To tweet or not to tweet; for brokers, that is the question

To tweet or not to tweet; for brokers, that is the question

To tweet or not to tweet; for brokers, that is the question

He may have over 14,000 Twitter followers, but Jessi Johnson of Verico mortgagebrokerteam.ca has scaled back on his Twitter activity –  now convinced it's a lackluster business development tool.

“To be honest, I have Twitter and I have a fair amount of followers but it has not been a focus of mine for the past few months,” Johnson told MortgageBrokerNews.ca. “I’ve been focusing on my clientele and shying away from Twitter because I don’t think it drives much business; it has a very low return when it comes to your bottom line.”

It's an opinion that a growing number of brokers may take issue with as they look to the social media phenom to grow leads and cement relationships. Scott Dawson of Verico Paragon Pacific Mortgages is one of them, and, with over 4,000 Twitter followers of his own, is no social media slouch.

“I love it. It’s quality over quantity; the number of followers doesn’t matter,” Dawson told MortgageBrokerNews.ca. “Myself, I’m strategic about who I try to follow and I try to attract local and relevant followers; I reach out to people in the industry – Realtors, brokers or people I’ve met in real life.”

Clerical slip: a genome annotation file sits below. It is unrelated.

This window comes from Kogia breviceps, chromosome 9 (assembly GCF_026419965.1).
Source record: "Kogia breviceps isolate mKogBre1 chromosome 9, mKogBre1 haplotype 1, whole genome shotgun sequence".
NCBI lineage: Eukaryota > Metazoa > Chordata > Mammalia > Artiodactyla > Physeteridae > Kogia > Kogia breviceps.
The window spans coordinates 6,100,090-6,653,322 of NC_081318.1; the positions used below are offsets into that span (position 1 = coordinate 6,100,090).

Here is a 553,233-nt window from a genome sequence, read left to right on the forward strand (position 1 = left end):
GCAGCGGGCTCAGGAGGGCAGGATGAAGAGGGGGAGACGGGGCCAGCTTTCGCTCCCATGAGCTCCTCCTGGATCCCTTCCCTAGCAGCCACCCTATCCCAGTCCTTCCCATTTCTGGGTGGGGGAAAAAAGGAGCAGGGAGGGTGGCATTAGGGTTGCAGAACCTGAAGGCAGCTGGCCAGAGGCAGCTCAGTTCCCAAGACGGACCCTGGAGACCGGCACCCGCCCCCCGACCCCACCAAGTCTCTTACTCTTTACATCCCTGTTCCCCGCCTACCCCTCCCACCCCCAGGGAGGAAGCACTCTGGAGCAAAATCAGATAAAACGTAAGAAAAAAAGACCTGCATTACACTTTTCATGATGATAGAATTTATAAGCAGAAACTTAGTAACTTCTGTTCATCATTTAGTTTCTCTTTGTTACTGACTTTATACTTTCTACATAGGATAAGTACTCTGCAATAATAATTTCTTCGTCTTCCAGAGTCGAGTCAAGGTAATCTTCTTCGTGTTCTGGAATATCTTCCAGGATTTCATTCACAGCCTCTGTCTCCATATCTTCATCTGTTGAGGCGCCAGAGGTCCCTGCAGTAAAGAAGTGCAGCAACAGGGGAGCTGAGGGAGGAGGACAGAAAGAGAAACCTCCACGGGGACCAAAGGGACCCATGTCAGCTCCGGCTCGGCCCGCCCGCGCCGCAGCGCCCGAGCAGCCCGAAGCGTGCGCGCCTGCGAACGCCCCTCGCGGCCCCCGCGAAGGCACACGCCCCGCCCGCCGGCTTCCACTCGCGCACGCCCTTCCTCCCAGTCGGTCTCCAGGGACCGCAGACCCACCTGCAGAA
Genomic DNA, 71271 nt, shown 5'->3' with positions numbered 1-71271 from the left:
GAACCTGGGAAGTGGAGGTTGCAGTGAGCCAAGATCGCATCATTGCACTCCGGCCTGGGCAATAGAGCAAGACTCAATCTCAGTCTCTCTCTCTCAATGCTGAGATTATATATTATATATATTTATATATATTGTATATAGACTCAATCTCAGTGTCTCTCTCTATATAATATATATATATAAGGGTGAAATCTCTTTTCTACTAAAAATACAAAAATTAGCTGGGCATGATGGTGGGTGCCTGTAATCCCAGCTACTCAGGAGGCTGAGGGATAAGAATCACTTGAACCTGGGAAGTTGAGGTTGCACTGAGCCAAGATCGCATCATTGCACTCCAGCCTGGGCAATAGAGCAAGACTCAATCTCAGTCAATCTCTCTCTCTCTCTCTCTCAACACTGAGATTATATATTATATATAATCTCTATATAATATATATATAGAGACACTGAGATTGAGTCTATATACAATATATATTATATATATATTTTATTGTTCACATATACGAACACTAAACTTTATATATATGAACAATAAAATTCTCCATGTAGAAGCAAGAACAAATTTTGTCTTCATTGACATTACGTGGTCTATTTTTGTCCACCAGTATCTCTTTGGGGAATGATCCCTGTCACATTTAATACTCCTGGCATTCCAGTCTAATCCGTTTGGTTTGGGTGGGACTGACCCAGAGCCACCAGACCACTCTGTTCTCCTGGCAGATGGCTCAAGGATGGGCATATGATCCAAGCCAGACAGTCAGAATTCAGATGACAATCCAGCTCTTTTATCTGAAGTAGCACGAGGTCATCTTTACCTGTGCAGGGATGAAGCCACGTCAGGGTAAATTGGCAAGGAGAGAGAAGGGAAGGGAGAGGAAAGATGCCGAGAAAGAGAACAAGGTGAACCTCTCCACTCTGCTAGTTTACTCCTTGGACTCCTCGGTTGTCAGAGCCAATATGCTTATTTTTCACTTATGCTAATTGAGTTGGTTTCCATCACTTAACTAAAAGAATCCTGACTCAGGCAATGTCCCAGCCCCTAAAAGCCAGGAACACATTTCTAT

For Dawson, Twitter provides ample opportunity to get his message out in a strategic and effective manner.

“I treat it as a way to network with the industry and I don’t really blast a message -- it’s more of a conversation rather than one-way dialogue,” Dawson said. “And I’m not just talking about work: I have some great connections with people talking about things that aren’t mortgage related such as golf and wine.”

Connections forged through shared interests can provide ample business opportunites, according to Dawson.

“I was introduced to a guy on Twitter and he organized the golf game,” Dawson said. “I met him and I just got him a mortgage renewal.”

Still, success doesn’t happen overnight in the online sphere.

“It takes time: mortgages are a long sales cycle,” he said. “If you make the effort to take online offline, it pays.”